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The latest volume in the replacement Oxford History of England series raises in acute form the questions: how important is a high-level, multi-volume national history, and what should be its structure? The answer to the first question is: very important indeed, and to the second, it should be fundamentally narrative, with a strong element of chronology. In medieval times, seers rightly believed history was "the school of princes", and in a democratic age it is vital that the parliamentary elites, at least, should have a firm grasp of history. History is by far the most significant subject taught at university and the quality of the textbooks provided at undergraduate level is a key factor.

I count myself fortunate that, when I read history at Oxford, in 1946-49, the original Oxford History of England was largely complete. Although my tutoring (by Bruce McFarlane, Beryl Smalley, A. J. P. Taylor and others) was first-class and the lecturing often superlative (I attended Richard Southern's original course, later published as The Making of the Middle Ages), the Oxford Series, by its scope and quality, was indispensable. One took it for granted, but it is only when a comparable series does not exist, as in the US, that its necessity becomes obvious, as I discovered when I was writing my History of the American People.

The Series was planned in the 1920s by the Oxford faculty, and entrusted to the capable hands of G. N. Clark as general editor, who produced the first volume himself, on the Later Stuarts, in 1934, thus setting an example of industry and deadline-keeping, and providing a model-specimen. The centrality of narratives plus reflective sections on "Intellectual and Economic Tendencies" and "Literature and Thought" etc tended to be followed by Clark's colleagues, though he gave a loose and wide rein to his contributors. The series eventually comprised 17 volumes, concluding with A. J. P. Taylor's vigorous summation of near-contemporary events, English History 1914-45, published in 1965. It included one undoubted masterpiece, F. M. Stenton's Anglo-Saxon England, whose research and synoptic skills made comprehensible for the first time the most difficult period in English history. It also originally included a remarkable work on Roman Britain, by the philosopher-historian R. G. Collingwood (though this was eventually replaced with a more straightforward account by Peter Salway), and a splendid effort by a non-academic, R. C. K. Ensor, England 1870-1914, which could, and can, be read straight through, with delight and profit. Most volumes were reprinted many times and some went to second editions also. Altogether it was among the most successful works ever produced by the OUP and an eminently practical monument of historiography.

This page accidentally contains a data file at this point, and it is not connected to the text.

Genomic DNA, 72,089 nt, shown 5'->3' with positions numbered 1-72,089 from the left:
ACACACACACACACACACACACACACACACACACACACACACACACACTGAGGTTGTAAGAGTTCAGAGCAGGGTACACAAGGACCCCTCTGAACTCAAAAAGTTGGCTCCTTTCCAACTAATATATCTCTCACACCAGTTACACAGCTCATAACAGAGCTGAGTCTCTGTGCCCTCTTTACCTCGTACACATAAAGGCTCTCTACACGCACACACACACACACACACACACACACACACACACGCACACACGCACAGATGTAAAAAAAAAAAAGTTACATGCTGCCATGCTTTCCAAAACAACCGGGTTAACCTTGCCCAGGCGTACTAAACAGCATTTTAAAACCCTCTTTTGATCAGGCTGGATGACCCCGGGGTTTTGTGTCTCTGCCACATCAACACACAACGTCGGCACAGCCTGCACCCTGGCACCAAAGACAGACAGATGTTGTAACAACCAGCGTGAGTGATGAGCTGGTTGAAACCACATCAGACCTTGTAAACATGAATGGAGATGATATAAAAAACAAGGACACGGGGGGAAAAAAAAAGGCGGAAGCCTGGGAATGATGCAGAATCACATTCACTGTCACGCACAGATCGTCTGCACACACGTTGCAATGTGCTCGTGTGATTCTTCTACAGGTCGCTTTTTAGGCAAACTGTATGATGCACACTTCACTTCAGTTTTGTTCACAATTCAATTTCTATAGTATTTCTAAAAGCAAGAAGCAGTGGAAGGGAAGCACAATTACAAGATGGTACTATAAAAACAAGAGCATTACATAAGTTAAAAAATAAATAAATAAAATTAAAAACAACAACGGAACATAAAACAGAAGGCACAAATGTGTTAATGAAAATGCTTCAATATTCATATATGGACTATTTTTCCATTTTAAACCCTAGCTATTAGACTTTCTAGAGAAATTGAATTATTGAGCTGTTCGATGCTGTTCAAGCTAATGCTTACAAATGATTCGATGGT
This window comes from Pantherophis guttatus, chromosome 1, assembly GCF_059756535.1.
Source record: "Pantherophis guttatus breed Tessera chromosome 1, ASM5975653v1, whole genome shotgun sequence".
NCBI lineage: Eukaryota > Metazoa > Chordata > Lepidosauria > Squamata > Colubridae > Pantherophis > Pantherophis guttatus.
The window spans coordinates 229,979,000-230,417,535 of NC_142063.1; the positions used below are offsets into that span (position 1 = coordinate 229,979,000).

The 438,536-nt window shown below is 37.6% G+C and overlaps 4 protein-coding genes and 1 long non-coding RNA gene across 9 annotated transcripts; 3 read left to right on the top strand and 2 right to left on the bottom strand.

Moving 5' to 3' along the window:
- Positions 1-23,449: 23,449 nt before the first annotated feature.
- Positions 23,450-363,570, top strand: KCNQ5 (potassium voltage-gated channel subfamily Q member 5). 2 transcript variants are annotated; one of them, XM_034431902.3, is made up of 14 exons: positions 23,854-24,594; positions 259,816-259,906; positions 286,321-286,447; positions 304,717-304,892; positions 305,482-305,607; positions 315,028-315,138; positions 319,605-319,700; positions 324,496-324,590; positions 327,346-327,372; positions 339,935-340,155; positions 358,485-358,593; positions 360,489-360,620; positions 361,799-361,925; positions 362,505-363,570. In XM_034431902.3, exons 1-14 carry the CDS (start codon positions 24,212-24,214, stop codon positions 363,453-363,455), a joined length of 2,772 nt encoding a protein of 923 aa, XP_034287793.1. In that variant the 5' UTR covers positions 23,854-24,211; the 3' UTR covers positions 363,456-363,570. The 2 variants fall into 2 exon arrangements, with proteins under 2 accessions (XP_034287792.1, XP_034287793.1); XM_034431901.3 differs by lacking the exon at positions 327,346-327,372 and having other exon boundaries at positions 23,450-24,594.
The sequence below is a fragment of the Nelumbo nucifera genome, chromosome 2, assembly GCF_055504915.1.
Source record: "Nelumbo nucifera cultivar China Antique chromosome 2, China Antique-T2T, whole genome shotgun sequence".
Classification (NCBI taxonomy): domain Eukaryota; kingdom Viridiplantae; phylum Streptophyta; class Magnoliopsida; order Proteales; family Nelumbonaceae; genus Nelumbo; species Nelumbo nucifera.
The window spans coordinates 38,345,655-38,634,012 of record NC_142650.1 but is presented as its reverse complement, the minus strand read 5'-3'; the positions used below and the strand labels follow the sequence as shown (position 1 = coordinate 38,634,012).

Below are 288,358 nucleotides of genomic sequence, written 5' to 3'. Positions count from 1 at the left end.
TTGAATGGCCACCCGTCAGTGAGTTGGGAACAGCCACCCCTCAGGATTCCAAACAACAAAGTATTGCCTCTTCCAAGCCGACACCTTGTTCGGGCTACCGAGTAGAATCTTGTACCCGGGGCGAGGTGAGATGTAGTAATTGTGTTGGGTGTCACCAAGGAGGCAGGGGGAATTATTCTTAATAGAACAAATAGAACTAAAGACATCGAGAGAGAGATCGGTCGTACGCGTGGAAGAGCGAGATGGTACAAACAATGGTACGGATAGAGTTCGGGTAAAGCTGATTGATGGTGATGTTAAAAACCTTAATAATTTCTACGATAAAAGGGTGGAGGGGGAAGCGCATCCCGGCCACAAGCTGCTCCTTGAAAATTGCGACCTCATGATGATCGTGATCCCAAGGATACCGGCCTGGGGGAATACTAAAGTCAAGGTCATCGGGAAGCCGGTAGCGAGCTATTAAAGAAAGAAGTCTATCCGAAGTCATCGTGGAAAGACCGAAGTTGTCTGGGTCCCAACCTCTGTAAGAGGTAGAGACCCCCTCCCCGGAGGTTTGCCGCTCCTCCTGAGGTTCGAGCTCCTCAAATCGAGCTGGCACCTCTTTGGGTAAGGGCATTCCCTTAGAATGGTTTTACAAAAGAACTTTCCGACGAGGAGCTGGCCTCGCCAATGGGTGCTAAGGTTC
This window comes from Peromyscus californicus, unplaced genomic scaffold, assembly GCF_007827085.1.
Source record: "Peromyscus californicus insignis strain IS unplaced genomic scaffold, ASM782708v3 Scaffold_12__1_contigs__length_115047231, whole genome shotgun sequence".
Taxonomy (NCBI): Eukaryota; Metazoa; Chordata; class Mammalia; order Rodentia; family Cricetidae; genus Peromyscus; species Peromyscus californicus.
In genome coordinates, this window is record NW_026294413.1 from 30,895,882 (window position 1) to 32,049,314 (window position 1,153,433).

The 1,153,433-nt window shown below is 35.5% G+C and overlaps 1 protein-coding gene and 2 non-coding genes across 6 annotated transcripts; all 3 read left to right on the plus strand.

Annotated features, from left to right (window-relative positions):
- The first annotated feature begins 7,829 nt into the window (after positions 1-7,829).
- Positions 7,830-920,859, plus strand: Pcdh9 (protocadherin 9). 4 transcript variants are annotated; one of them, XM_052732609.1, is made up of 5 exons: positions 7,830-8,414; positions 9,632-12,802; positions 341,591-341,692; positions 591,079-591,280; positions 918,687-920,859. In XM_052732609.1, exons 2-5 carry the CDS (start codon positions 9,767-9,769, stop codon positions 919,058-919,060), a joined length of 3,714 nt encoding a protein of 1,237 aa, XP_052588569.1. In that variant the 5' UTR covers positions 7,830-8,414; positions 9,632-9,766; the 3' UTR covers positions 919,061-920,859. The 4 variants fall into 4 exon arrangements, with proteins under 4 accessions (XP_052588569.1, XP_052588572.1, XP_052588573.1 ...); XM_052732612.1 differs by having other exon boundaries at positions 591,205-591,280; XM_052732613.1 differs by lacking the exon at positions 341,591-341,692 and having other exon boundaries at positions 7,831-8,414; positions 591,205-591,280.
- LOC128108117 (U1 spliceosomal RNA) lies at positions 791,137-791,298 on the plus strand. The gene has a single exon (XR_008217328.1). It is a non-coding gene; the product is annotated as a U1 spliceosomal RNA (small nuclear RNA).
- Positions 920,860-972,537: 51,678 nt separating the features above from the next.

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Keiron Curtis
April 1st, 2011
8:04 PM
Nice archived piece from Paul Johnson, a writer and historian whose once weekly column (now occasional) in the Spectator, a magazine, whatever your political views, is no less synonymous with superb writers and writing (I hope soon to read the film reviews penned by one time critic, Grahame Greene) must rank throughout its over centuries long history, among the finest. Can't be many other examples of when a mere 1000 words, so eloquently and elegantly and on such a breathtakingly sage scale, manages to both so delight and inspire the reader.

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